Solving relationship issues the African way
12 February 2015, 17:22
Nairobi - When I was a child, obviously I used to watch movies and
cartoons but I always wondered why those people in the movies would go talk to
a stranger and tell them all their secrets and problems. As a child, I would
think how that money they paid the therapist could have bought or paid for
something they complained they did not have or could not afford. I would also
think how they wasted time because it was an average of at least an hour which
they could have spent doing something else. I also did think that those
therapists were really clever because all they did was sit on a chair, listen
to someone talk and get paid without all the hurdles of friendship or being
called at odd hours to solve disputes. Either way, I thought the therapists
were the winners and I wanted to be like them just sitting and getting paid.
Now that I am grown up, you would think that I have changed
my perspective; but no, it is still the same. I am not worried about those who
go to see one but I do not think I will ever see one. First of all I am a very
suspicious person, in my head I am thinking how you now know some important
deal that I need to close and you will tell someone about it or use it
yourself. Another is that I still think like my seven year old self; that money
could do something else. Either way, I am not seeing a therapist and I think a
lot of us will never see a door of one. I have heard of counselling but there
is someone I know who tells me they zoned out on their first session and never
went back. Not very encouraging is it?
I do not know if the therapy business is thriving here in
Kenya as it does oversees but I doubt it is that lucrative because Kenyans are
generally a suspicious lot, you would rather die with it rather than be worried
about that stranger touting about it. So what do we do?
If the marriage is not working, the women talk to the man’s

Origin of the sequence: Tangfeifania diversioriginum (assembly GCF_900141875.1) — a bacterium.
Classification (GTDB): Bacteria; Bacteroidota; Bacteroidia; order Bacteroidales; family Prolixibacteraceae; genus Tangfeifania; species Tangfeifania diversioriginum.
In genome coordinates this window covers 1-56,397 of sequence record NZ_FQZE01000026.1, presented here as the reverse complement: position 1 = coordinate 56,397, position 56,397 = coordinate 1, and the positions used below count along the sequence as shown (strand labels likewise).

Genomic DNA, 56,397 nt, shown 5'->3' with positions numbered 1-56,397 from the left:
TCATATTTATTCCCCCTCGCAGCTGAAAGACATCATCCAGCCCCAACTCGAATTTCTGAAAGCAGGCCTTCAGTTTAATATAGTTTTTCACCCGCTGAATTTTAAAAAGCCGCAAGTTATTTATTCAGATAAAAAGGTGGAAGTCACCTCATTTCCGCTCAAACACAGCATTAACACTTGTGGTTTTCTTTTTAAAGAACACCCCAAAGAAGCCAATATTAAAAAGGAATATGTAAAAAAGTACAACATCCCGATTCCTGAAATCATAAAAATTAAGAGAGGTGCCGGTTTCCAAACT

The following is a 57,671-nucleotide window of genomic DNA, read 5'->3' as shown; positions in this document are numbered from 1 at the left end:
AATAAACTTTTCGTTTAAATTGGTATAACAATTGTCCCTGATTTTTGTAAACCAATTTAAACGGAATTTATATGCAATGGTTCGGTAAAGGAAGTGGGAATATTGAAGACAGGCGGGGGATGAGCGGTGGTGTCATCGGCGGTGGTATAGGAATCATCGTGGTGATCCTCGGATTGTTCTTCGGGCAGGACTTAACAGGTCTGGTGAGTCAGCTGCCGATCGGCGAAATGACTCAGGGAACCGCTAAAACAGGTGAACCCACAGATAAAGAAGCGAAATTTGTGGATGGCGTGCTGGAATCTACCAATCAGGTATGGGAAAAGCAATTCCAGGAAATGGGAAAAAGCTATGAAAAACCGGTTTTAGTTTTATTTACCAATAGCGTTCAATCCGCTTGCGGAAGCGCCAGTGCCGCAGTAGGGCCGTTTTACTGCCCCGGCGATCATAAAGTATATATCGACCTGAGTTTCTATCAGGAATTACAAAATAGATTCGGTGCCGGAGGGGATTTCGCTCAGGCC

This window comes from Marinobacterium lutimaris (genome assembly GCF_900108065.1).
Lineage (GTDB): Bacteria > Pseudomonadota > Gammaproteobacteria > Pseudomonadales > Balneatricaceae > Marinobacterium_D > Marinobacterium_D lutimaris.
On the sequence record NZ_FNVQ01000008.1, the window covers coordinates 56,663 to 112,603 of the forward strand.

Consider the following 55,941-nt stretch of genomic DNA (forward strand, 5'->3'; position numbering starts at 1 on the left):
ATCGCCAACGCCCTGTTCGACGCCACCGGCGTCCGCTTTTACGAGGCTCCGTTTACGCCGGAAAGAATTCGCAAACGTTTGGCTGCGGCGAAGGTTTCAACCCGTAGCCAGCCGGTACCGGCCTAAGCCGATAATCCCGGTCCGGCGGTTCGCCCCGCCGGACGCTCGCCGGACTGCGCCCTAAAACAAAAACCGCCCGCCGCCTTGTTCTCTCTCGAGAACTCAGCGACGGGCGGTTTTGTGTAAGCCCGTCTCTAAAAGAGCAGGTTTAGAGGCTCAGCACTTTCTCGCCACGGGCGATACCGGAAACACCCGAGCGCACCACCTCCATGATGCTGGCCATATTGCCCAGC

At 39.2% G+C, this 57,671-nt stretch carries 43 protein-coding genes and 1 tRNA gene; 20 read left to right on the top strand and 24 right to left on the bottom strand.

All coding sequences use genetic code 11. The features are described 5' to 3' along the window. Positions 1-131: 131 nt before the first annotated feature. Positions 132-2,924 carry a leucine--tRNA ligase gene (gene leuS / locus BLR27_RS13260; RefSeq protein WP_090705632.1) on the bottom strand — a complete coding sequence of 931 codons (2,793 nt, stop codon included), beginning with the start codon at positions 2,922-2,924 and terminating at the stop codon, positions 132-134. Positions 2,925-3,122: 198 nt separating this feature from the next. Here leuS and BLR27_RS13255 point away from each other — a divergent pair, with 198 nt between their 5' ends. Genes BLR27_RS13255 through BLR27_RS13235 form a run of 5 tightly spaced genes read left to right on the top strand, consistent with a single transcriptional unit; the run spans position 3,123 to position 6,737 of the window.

relatives but the men opt to get another wife. The men are usually the
satisfied lot because they can marry as many as they want on the other hand,
the modern woman has the tools of divorce and taking half of what is his along
If the children are not behaving; getting suspended and
acting rude, the cane has been there since time immemorial. For the kawaida family, there are no video games
and banning people from watching the television. My mother used to make us
kneel on gravel and walk from the gate to the house and stay that way until she
got bored or forgot about us. It was fun, trust me, we were a large group including
cousins. At times she would make our dad use the cane because she was tired
from work but my dad is no good at beating so he would make us beat each other.
That got him bad looks from my mother. Point is the only therapy an African
child is getting is from a cane or with masonry chores. I can list a bunch of
creative ways my mother used to punish.
If school is not working out you either a) put up with it b)
make up a lie of how the school has been failing so that you can be moved or c)
complain but chances are you will be taken to a worse school. All three have
happened to me. Our schools do not have the school psychiatrist or therapist.
At the end of the day, I think there is therapy but how well it is doing here in Kenya is just another
story because we only reserve it for few traumatic situation and chances are
the patients rarely do understand the point.
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